Russia’s penal institutions have long been notorious for their atrocious physical conditions. Inmates sometimes have to sleep in shifts in their cells and can be allocated less than 0.7 square meters (7.5 square feet) of space each.
Over the past decade, Russia has been ordered to pay tens of thousands of dollars in damages to its prisoners under rulings by the European Court of Human Rights in Strasbourg.
There have been a few improvements. In line with a trend to decriminalize certain offenses or to replace prison terms with other forms of punishment, especially for economic crimes, Russia’s prison population has shrunk from nearly 1 million in 2000 to around 780,000 in 2011.
Even so, a leading criminologist with the Institute of Sociology of the Russian Academy of Sciences, Yakov Gilinsky, describes Russia’s penal system as excessively repressive.
“While torture flourishes in the prisons, anyone who works for the penal system is protected by an unwritten rule of impunity,” Gilinsky said.
Torture methods used in Russian prisons include electric shocks, suffocation, suspension, water-boarding, being tied up, deprivation of water and food, and severe beatings.
Once out of jail, former prisoners continue to be treated as criminals, as if the punishment amounted to a life sentence.
Unlike in the Soviet era, when companies were obliged to employ former prisoners as part of a state-run social adaptation policy, today potential employers often reject them as a security risk.
At the same time the government takes no responsibility for providing shelter for prisoners who have lost their homes while in jail.
St. Petersburg lawyer Igor Kucherenko, who often works with former prisoners, trying to help them win back their homes or get jobs, says that although homelessness has become an acute problem for thousands of Russian people, current laws offers no real way out of it.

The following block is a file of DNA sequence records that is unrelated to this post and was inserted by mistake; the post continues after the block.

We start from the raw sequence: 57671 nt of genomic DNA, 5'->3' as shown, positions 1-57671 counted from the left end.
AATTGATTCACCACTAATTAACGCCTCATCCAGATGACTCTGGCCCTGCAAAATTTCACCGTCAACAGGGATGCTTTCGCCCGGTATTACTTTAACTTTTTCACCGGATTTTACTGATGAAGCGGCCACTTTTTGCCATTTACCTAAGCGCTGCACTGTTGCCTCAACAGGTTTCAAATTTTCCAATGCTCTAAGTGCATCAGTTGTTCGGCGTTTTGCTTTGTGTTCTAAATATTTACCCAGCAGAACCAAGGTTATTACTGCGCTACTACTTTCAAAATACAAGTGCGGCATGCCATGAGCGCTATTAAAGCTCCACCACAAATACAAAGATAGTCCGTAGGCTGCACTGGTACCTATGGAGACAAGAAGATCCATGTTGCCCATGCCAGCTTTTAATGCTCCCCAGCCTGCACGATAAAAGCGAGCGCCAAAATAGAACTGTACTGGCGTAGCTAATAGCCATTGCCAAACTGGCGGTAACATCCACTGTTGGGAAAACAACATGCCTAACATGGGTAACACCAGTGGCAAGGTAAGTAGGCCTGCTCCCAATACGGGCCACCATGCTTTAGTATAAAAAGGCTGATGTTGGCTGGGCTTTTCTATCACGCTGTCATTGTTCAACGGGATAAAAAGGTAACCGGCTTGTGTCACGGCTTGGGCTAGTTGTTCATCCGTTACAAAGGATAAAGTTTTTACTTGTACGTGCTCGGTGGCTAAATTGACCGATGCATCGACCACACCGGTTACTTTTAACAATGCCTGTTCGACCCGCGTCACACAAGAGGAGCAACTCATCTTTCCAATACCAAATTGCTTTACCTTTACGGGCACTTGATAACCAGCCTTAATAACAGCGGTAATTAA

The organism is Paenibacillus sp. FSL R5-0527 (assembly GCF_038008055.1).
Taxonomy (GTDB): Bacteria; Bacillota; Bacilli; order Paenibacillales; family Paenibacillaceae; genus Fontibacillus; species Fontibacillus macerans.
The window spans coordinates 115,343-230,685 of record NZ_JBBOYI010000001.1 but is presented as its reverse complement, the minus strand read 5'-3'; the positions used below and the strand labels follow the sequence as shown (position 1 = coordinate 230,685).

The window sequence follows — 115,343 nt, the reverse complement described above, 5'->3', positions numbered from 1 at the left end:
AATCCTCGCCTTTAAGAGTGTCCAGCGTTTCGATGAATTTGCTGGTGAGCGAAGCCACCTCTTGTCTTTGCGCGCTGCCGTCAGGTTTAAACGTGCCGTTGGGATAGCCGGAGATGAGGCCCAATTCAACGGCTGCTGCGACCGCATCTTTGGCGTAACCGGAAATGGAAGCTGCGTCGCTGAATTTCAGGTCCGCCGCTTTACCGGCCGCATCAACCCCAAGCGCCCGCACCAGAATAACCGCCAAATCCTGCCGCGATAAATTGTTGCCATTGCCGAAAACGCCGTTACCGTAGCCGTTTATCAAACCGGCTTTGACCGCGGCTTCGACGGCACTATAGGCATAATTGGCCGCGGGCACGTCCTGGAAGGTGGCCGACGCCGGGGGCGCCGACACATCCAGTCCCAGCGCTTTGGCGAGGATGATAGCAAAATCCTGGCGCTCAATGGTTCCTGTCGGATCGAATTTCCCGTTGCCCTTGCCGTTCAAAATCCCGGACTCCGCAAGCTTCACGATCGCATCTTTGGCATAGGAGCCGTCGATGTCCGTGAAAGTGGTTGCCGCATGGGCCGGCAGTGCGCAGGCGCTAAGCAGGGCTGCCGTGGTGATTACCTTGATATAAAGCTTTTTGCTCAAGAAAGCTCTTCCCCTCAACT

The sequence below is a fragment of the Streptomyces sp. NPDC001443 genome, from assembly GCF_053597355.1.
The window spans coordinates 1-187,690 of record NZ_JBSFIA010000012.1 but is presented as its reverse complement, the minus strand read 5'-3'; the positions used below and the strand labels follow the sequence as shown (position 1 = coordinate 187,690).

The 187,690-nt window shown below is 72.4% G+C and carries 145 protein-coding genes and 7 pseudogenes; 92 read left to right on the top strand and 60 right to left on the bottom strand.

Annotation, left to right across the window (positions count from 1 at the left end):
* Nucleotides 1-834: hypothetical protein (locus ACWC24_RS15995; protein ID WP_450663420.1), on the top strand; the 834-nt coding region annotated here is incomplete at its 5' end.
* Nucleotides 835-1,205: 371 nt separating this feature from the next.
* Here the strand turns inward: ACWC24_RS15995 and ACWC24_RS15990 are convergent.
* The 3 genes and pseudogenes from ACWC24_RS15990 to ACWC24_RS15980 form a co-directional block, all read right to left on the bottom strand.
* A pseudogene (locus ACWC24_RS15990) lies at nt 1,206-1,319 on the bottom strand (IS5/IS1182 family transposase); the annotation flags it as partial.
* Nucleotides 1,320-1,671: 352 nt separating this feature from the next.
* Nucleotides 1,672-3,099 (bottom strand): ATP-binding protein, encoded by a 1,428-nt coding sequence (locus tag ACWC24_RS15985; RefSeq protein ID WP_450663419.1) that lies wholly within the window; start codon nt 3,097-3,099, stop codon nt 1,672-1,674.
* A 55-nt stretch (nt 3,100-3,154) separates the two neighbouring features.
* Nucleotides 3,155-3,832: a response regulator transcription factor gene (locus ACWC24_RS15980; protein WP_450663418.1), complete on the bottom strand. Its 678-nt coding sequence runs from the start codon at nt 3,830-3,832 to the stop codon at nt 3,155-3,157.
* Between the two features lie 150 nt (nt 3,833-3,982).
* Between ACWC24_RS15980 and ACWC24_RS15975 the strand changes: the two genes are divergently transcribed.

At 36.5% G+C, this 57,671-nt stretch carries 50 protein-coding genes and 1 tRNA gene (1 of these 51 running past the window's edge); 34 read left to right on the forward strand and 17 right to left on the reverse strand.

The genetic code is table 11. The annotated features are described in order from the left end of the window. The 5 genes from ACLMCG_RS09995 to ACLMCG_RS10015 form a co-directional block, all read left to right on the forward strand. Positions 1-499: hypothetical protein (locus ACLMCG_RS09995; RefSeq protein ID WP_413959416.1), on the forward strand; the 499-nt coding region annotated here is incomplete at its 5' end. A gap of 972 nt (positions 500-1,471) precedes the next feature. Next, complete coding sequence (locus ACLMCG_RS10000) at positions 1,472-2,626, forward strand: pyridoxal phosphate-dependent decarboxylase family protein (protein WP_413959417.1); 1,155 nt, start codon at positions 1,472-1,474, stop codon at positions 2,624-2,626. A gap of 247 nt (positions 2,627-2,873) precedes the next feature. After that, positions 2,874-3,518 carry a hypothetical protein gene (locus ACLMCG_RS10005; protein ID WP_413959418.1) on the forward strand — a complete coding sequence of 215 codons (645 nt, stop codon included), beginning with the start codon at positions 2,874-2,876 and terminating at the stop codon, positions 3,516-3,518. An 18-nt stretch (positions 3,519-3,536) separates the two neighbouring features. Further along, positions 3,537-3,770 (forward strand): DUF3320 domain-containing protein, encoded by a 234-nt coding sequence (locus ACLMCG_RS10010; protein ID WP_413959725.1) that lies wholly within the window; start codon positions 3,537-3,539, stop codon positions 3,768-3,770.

“What the authorities tell people is that to solve their problem they must buy or rent a room or a flat,” Kucherenko said. “This is utterly cynical because everyone knows damn well that only a tiny fraction of Russian people can afford to buy real estate. And to be able to rent a room you need to get a job first – and being a former prisoner makes that a hard task.”
Large cities in Russia have rehabilitation centers, which can temporarily provide a roof over the heads of former prisoners. Conditions in these hostels are much like those in prison: no alcohol, no smoking, no women, and no pets.
Those are actually more onerous restrictions than in some penal colonies, where, for example, pets are often allowed. Unfortunately, the staff running these state-funded centers don’t have the tools or authority to help the ex-convicts find jobs so that they can in turn find their own homes.
Without a doubt a state-funded retraining and employment scheme should be introduced that would ensure the former prisoners’ right to work and earn a living. It would take time and money. But it would surely help to restore hope and purpose to many thousands of lives, prevent many men reverting to crime in the future, and save the state a fortune on incarceration in years to come.